‘Sorry! I've been really busy lately."
Is it just me? Or do we use those words way more often than we'd like to admit?
Whether you're 16 or 56, life tends to pick up and bring hectic schedules. From work to church; kids to keeping up a social calendar; carpools to boot camps; our days continue to fill up with commitments, appointments, obligations, and everything in between.
But I've found myself asking that infamous question: Why? Why do we insist on spreading ourselves thin? Is it really necessary to drive ourselves not just mentally - but physically - into the ground trying to keep up with an overloaded daily agenda?
I understand that for some, it's a personality thing. Some people are just driven by more things on their calendar. Full schedules and busy agendas fuel them. If their days are empty, their skin crawls until they're able to find something to keep their mind or body occupied.
But in the end, does all the busyness really get us anywhere?
I'm not suggesting that we clear our calendars and cancel all our previous commitments. However, I believe that simplifying our lives by not over-committing is not only healthier for us in the long run, but a must if we desire to live effectively.
Simple is better. Less really is more. Dave Browning, author of "Deliberate Simplicity," says, "People are growing to not just desire simplicity, but demand it."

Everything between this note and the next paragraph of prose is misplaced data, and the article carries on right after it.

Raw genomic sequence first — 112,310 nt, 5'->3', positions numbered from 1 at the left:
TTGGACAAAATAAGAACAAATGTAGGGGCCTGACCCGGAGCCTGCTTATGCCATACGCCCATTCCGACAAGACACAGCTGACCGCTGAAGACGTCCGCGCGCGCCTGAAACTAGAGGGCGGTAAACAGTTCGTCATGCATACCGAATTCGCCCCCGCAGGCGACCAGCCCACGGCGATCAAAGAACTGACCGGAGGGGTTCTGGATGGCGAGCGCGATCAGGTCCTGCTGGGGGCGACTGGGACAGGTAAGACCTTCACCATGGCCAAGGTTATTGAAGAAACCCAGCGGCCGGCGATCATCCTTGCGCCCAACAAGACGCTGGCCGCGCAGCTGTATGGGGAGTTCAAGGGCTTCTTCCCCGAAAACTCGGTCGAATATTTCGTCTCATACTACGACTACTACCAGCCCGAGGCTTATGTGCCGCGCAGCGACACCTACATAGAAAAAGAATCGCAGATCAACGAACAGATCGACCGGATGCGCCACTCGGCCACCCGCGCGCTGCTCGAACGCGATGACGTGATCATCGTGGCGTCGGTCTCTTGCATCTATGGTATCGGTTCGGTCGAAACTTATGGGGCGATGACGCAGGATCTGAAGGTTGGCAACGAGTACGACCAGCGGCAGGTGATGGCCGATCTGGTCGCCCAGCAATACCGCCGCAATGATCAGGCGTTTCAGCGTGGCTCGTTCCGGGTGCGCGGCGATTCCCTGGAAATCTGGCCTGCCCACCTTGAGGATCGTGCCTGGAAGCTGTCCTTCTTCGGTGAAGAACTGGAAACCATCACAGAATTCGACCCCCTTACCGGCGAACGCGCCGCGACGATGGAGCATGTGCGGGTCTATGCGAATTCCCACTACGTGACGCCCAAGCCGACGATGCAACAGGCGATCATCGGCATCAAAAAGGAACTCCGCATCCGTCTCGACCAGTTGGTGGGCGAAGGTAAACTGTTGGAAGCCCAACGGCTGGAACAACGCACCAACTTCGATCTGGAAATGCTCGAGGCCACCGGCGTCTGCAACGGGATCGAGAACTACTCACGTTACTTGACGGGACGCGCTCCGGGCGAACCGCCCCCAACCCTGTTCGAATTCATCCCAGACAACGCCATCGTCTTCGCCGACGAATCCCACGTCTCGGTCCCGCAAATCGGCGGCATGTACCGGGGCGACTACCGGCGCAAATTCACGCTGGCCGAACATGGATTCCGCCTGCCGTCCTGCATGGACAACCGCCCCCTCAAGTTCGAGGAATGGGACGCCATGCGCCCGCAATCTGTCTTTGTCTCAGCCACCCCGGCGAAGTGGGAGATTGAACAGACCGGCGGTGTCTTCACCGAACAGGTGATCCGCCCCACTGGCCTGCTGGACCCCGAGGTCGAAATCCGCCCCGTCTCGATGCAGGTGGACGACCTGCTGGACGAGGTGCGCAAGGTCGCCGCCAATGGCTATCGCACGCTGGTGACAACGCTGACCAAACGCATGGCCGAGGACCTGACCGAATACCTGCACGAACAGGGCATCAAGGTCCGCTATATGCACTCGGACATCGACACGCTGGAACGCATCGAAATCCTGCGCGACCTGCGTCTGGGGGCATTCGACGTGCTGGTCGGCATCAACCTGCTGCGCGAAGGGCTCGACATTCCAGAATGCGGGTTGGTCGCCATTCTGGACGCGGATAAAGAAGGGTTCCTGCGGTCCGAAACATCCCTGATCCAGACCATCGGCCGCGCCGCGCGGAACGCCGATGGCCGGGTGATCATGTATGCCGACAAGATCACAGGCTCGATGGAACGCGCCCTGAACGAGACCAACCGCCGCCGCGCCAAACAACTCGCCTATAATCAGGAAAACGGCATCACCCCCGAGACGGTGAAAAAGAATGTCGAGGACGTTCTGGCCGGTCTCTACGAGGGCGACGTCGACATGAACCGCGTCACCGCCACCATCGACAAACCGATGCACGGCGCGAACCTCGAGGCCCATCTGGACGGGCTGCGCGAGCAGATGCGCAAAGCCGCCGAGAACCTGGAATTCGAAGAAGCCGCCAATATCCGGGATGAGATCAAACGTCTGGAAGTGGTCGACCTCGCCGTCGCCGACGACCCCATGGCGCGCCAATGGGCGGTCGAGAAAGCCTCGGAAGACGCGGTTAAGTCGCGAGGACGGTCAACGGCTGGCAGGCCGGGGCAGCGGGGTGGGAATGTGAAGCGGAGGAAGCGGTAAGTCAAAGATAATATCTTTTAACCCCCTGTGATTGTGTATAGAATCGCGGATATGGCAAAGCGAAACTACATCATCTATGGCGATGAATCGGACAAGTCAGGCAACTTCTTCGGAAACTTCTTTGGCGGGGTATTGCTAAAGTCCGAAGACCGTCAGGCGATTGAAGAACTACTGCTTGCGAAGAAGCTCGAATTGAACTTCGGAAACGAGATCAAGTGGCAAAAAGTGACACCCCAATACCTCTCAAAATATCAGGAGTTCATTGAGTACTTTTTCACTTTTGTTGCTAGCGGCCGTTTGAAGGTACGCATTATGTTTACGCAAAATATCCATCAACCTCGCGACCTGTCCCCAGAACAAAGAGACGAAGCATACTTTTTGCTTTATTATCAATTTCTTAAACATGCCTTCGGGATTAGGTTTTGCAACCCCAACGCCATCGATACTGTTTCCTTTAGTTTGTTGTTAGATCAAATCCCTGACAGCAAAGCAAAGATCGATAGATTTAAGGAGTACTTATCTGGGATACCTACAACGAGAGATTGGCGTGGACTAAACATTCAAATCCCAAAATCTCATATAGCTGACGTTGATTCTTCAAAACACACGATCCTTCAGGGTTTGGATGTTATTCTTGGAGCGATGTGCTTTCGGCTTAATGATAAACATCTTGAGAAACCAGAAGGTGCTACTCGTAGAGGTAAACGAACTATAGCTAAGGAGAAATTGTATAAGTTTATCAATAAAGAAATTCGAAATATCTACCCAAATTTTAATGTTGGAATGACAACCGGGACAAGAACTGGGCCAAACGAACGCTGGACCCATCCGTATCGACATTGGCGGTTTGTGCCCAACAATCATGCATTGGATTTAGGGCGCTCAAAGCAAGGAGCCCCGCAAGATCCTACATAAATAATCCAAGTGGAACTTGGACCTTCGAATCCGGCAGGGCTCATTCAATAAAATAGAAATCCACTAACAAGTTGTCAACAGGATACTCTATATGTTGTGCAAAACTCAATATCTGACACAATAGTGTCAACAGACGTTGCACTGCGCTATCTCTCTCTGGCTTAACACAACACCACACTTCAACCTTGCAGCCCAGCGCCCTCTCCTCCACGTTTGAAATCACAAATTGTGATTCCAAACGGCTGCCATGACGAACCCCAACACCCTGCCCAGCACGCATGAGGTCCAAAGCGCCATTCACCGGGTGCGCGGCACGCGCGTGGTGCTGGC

In my opinion, one of the greatest cancers in the church today is this: Calendars that are filled with a multitude of programs and ministries.
While all of them may be attractive and add some value, offering everything under the sun does not equate to an effective church. It may lead to more numbers and growth, but numbers don't tell the whole story.
What you've created is a BUSY church - and BUSY doesn't always accomplish the mission. You've taken limited resources (people, space, time, money) and spread them thin across a menu-list of options that may keep people busy, but most likely will not allow the church to reach its full potential.
Jim Collins puts it pretty simply in his book, "Good to Great:" "Most of us lead busy but undisciplined lives. We have ever expanding ‘to do' lists, trying to build momentum by doing, doing, doing - and doing more. And it rarely works.
"Those who built the good-to-great companies made as much use of ‘stop doing' lists as ‘to do' lists. They displayed a remarkable discipline to unplug all sorts of extraneous junk."
I don't know about you, but when I lie on my deathbed, I don't want my last thoughts to be about how "busy" I was my entire life. I want to know that I made a difference.
I want to be remembered for my love for God, love for people, and how I invested in their lives. Not as someone who spread himself thin throughout the limited days he was given, but rather as a person of purpose, passion and focus.
Remember; the greatest commandment Jesus gave to his disciples was a simple one: "You must love the Lord your God with all your heart, all your soul, and all your mind" (Matthew 22:37).
Not with your busy schedule.
• Colin Noonan is director of youth ministries at Mountain View Lutheran Church in Ahwatukee. Reach him at firstname.lastname@example.org.